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Carbon and Nitrogen Stable Isotope Analysis of Human and Faunal Skeletal Remains from the Formative Period of the Northern Highlands of Ecuador

  • Author / Creator
    Torres Peña, Paula Nathaly
  • In Ecuador, the diet of prehispanic populations has been interpreted mostly based on the evidence recovered by archaeobotanical and zooarchaeological studies, if available. In contrast, stable isotope analysis for reconstructing diet is still a novel method that has been employed on only a few occasions. This study presents the results from the first stable isotope analysis that has been conducted on Formative sites (3500 – 500 BC) from the northern highlands. Values are reported for a total of 61 samples (n= 47 human and 14 faunal) collected from the sites Rancho Bajo (n= 13), Cotocollao (n= 27), and Las Orquídeas (n= 21). Besides identifying intra-site dietary patterns, the main purpose of this study was to examine any shifts in diet that may have occurred between the Early and the Late Formative Periods. Given that isotopic data was available for the sites La Florida, Tajamar, and NAIQ from the Regional Development and Integration periods, the results of these studies were compared to examine the diet over the three subsequent periods, giving special emphasis to observing the role played by maize in their subsistence. The results indicate that Formative groups had a predominantly C3 diet that also included small quantities of maize, and that there was no apparent age or sex-based differential consumption of this C4 resource. In the following periods the increase in the consumption of the maize crop is evident until it became a staple, supporting the connection between the intensification of maize consumption and the increasing sociopolitical complexity that characterizes the subsequent periods.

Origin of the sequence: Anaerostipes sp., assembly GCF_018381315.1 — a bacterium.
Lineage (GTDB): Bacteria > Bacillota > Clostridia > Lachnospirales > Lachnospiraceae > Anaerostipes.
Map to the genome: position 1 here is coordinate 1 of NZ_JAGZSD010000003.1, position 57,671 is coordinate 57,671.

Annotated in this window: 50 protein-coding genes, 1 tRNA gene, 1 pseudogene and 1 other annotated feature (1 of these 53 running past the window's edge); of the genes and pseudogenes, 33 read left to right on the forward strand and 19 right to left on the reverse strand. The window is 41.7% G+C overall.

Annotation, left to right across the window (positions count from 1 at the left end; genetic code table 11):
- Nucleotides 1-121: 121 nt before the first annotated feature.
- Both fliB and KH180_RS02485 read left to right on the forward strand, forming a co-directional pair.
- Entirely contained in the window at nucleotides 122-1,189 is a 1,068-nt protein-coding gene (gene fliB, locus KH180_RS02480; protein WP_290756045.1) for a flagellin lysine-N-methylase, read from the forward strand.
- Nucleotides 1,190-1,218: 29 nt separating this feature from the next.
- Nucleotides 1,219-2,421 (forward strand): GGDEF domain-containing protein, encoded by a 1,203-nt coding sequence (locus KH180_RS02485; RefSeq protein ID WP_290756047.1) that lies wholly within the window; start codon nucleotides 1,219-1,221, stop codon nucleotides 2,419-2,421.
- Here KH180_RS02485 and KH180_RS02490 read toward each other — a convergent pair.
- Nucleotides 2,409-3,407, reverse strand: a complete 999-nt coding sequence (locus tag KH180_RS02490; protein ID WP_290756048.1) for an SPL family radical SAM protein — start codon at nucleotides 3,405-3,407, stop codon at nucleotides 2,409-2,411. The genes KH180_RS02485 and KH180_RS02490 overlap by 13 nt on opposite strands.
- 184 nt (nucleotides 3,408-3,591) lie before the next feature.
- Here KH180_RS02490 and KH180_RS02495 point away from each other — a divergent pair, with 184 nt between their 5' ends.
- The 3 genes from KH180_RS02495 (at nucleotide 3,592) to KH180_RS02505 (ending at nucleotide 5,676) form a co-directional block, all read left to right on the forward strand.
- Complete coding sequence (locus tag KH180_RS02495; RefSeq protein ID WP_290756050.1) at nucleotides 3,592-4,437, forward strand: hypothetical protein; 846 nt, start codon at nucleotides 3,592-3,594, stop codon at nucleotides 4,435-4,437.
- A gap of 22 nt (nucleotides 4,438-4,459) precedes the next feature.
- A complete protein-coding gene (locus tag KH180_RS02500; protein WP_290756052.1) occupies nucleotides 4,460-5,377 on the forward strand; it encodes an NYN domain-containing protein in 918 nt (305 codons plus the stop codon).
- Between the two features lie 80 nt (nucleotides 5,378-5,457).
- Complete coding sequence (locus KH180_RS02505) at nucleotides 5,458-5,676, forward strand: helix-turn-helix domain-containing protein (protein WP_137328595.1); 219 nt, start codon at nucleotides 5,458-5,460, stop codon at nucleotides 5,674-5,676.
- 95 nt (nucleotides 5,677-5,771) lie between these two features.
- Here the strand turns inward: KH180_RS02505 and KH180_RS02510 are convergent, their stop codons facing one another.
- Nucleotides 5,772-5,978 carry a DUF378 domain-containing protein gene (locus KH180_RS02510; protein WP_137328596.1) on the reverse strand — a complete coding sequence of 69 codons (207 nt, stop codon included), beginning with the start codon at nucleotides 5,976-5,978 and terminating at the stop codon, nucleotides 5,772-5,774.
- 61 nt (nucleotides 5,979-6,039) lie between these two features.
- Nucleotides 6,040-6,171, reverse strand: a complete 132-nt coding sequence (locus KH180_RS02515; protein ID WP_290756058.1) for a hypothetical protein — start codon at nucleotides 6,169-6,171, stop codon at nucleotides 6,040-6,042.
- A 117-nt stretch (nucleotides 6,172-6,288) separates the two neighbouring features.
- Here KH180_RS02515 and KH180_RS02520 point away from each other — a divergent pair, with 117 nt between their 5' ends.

• Subjects / Keywords
  • Graduation date
    Spring 2019
  • Type of Item
    Thesis
  • Degree
    Master of Arts
  • DOI
    https://doi.org/10.7939/r3-bgkx-a773
  • License
    Permission is hereby granted to the University of Alberta Libraries to reproduce single copies of this thesis and to lend or sell such copies for private, scholarly or scientific research purposes only. Where the thesis is converted to, or otherwise made available in digital form, the University of Alberta will advise potential users of the thesis of these terms. The author reserves all other publication and other rights in association with the copyright in the thesis and, except as herein before provided, neither the thesis nor any substantial portion thereof may be printed or otherwise reproduced in any material form whatsoever without the author's prior written permission.